Facebook claims that it has disabled its Artificial Intelligence functionality, after it has cataloged a video with black people in a racist way.
The video was published by The Daily Mail last June, and shows several black men confronting white police officers; once the playback is finished, Facebook displays an automatic message, in which it asks the user if they “want to continue watching primate videos” .
The scandal comes a year after protests organized around the world by movements like Black Lives Matter, which gained traction after the murder of George Floyd by a white policeman. But Facebook did not react to this problem until last weekend, when The New York Times published a public apology from the company, in what it considers “an unacceptable error.”
Facebook has explained that the message was not entered by any employee, but that it was an Artificial Intelligence system, which analyzed the video and concluded that it was about primates. Consequently, Facebook has disabled the system , which it knows is “not perfect”, pending an investigation to ensure that the problem will not occur again.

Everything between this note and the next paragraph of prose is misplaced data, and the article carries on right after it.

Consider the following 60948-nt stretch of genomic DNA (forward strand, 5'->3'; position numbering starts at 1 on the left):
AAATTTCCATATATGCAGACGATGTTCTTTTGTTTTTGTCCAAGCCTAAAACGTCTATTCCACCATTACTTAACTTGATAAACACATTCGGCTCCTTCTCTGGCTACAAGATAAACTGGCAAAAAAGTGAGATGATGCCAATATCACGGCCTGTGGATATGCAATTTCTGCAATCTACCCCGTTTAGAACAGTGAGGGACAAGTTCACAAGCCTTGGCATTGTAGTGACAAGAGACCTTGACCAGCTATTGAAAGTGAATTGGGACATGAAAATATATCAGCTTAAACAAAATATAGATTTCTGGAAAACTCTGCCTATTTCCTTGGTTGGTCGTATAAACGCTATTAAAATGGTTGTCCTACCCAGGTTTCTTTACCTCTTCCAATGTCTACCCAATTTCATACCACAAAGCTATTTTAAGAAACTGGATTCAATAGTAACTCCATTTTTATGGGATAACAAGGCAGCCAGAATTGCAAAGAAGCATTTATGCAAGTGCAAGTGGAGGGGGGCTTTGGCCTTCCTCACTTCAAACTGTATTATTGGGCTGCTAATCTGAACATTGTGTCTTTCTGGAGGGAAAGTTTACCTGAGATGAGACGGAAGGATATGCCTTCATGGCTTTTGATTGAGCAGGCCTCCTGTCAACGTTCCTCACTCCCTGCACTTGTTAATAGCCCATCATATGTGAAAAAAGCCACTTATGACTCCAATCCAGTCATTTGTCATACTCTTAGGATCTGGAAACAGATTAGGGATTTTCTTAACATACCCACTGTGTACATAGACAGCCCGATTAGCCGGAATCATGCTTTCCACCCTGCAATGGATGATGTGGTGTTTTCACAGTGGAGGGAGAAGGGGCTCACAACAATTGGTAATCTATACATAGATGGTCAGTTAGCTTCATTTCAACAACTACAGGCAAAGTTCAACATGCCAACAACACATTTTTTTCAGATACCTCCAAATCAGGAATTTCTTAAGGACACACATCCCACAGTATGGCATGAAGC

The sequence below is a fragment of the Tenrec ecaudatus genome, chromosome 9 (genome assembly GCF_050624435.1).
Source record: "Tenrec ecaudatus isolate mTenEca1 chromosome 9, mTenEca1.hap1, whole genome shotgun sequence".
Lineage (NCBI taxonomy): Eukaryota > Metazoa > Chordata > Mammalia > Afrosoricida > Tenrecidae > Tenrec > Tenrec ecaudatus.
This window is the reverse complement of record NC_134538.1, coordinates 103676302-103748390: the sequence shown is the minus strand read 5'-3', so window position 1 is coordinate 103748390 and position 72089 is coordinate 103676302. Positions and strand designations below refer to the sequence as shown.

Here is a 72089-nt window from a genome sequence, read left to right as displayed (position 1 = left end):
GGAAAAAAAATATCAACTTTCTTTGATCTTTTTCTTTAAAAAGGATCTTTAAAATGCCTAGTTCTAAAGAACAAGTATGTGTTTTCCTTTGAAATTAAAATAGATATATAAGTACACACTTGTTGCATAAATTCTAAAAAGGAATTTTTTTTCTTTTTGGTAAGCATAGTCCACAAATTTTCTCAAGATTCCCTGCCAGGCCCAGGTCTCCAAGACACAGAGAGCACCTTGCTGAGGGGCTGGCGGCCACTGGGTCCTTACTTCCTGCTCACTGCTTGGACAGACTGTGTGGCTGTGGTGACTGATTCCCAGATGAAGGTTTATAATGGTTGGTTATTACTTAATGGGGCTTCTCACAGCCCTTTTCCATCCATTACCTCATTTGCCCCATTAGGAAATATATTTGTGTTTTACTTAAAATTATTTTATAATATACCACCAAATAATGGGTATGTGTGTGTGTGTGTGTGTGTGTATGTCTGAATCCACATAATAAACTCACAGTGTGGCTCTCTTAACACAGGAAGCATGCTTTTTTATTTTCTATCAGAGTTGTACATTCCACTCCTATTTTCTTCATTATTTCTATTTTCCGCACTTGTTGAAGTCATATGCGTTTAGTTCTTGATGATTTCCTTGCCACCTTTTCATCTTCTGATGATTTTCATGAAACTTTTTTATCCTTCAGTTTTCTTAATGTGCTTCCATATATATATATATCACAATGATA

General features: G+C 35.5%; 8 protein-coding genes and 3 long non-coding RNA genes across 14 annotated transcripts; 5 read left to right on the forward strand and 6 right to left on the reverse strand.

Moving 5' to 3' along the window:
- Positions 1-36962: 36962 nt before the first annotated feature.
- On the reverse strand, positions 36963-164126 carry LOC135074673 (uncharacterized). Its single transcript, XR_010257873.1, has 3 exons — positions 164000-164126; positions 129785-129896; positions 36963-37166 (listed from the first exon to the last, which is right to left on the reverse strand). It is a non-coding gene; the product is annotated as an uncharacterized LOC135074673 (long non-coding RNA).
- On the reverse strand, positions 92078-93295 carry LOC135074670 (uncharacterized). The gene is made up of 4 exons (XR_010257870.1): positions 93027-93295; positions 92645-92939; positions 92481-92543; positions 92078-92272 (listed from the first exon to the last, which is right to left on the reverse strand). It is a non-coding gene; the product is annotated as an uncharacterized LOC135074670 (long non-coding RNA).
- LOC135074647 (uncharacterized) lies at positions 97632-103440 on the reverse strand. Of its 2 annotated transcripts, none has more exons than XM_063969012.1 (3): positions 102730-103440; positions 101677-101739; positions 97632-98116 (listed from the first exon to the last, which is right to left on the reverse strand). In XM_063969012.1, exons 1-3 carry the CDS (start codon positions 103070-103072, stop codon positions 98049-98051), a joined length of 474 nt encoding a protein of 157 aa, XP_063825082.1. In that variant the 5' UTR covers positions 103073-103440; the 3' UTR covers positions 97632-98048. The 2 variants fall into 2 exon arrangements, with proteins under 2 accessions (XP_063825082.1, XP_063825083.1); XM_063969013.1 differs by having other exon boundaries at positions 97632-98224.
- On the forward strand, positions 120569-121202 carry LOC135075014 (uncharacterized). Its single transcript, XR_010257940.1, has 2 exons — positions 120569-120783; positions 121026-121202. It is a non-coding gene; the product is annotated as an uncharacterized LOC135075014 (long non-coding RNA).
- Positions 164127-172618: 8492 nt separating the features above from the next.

The scandal reveals not only the dependence of sites like Facebook on automated systems, but also the great racist problem of these developments throughout the industry. Machine learning, the process by which an AI “learns” to do things on its own, relies on analyzing a large amount of data. Therefore, its effectiveness will be as good as the data provided.
Activists have denounced on many occasions that the technology industry does not use minority data to teach its systems, and the latest problem with Facebook is one of the consequences; for example, if a person recognition system is trained only with white people, it will only recognize them as “person” and the rest will be “animals”.
It is more than a matter of offending minorities. Machine learning is already being used in systems that can change a person’s life if misidentified; for example, with facial recognition used by more and more police forces.